Connect with us


OPINION: The highs and lows of prescribing medical cannabis down under

Dr Mark Smith is a UK-trained GP who has prescribed medical cannabis to more than 200 patients in Australia.



Dr Mark Smith has prescribed to more than 200 medical cannabis patients in Australia

Dr Mark Smith, is a UK-trained GP and member of the Medical Cannabis Clinicians Society (MCCS), who has been practicing in Western Australia since 2015. Here, he shares his experience prescribing medical cannabis to more than 200 patients. 

First, a bit of history. In February 2016 Australia legalised the growing of cannabis for the first time as long as it was for medical use and research purposes, and by 2017 specialists were allowed to prescribe. 

Dr Mark Smith has been practicing in Australia since 2015

Then, state-by-state, non-specialists (GPs like myself) were allowed to prescribe too (as in the US, each state has different laws for everything). Here in Western Australia it wasn’t allowed until late 2019.

Although I knew the rules had been relaxed, the process looked intimidating. How do I apply? What do I prescribe and what doses are needed for all the different conditions? Some of us might have had our interest piqued but it was still daunting. 

But it wasn’t long before a patient came to ask about it. 

I’d never met him before, but with cerebro-spinal degeneration he was suffering from fear, anxiety and dreadful insomnia. I promised to look into the process. I didn’t realise then how time consuming the application for one prescription would be.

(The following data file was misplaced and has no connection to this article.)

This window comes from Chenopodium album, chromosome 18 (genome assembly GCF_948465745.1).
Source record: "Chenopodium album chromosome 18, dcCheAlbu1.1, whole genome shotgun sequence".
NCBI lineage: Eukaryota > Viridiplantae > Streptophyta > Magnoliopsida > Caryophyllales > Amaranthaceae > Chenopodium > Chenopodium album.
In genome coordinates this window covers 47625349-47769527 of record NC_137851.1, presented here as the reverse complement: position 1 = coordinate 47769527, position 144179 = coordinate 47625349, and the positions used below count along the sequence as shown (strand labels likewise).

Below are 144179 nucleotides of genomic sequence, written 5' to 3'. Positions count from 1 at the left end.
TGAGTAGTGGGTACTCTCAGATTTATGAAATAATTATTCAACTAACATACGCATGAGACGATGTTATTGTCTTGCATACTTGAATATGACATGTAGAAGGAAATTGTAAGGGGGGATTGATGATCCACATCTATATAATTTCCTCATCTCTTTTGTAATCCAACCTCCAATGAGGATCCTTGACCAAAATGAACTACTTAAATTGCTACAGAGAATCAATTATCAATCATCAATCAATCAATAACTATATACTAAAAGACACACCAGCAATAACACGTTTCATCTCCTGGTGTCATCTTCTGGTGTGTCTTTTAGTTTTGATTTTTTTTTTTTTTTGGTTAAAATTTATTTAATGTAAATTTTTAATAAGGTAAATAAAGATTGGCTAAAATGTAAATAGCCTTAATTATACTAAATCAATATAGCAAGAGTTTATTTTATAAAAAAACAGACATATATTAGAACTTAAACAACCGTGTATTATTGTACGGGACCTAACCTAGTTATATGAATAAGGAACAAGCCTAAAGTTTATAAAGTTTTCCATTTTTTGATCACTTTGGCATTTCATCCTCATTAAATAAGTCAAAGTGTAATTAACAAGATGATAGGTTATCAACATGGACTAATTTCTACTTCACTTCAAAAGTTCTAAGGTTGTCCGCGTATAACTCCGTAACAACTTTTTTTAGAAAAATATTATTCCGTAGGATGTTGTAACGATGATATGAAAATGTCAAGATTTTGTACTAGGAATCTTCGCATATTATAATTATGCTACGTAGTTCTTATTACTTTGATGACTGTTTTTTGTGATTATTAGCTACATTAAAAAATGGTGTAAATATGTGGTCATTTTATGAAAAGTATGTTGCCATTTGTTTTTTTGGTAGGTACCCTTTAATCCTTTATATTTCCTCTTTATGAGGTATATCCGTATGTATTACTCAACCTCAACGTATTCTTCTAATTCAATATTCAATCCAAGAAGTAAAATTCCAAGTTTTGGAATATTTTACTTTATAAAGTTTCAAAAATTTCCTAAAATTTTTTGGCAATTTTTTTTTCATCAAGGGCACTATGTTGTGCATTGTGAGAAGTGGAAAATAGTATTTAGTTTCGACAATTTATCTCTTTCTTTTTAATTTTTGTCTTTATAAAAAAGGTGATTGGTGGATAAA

Prescribing in general in Australia is quite different from the UK. The equivalent of the NHS is Medicare, but this system doesn’t cover everything either. 

If medicines are covered by the Pharmaceutical Benefits Scheme (PBS) the maximum prescription charge for a month’s supply is around £22 until you reach an annual cost cap. 

However if PBS doesn’t cover the medicine, as with cannabis products, then the patient must pay the whole cost. 

The big difference is that GPs can still prescribe it safely, but the process for prescribing ‘unapproved’ medicines like cannabis is still cumbersome. 

A document justifying the prescription with a description of the condition and what medicines have been tried and failed has to be uploaded to the Special Access Scheme application website and the application will be assessed in the capital Canberra over several days. 

Sometimes it will get refused, but most are allowed as long as the patient isn’t under the age of 18 and wanting access to THC. 

This approval then gets sent to the state authorities in Western Australia for another level of bureaucracy.

Starting out I got great support from Little Green Pharma (LGP) who are based here in Perth.

After several months experience, the company helped me through the ‘Approved Prescriber’ process which allows me to prescribe on the spot without needing to apply through SAS. 

All within a 45 minute appointment, a patient can be assessed, fully briefed on how to take it and leave with a prescription for immediate dispensing from the pharmacy downstairs. 

It’s a vastly streamlined and efficient process compared with the UK. I am already up to over 200 individual patients and there is no sign of demand slowing, especially since the QUEST research study launched in early 2021.

Not dissimilar to Project Twenty21 in the UK, QUEST is run by the University of Sydney in partnership with LGP and allows patients discounted access to cannabis medicines in return for their participation in a study monitoring their progress.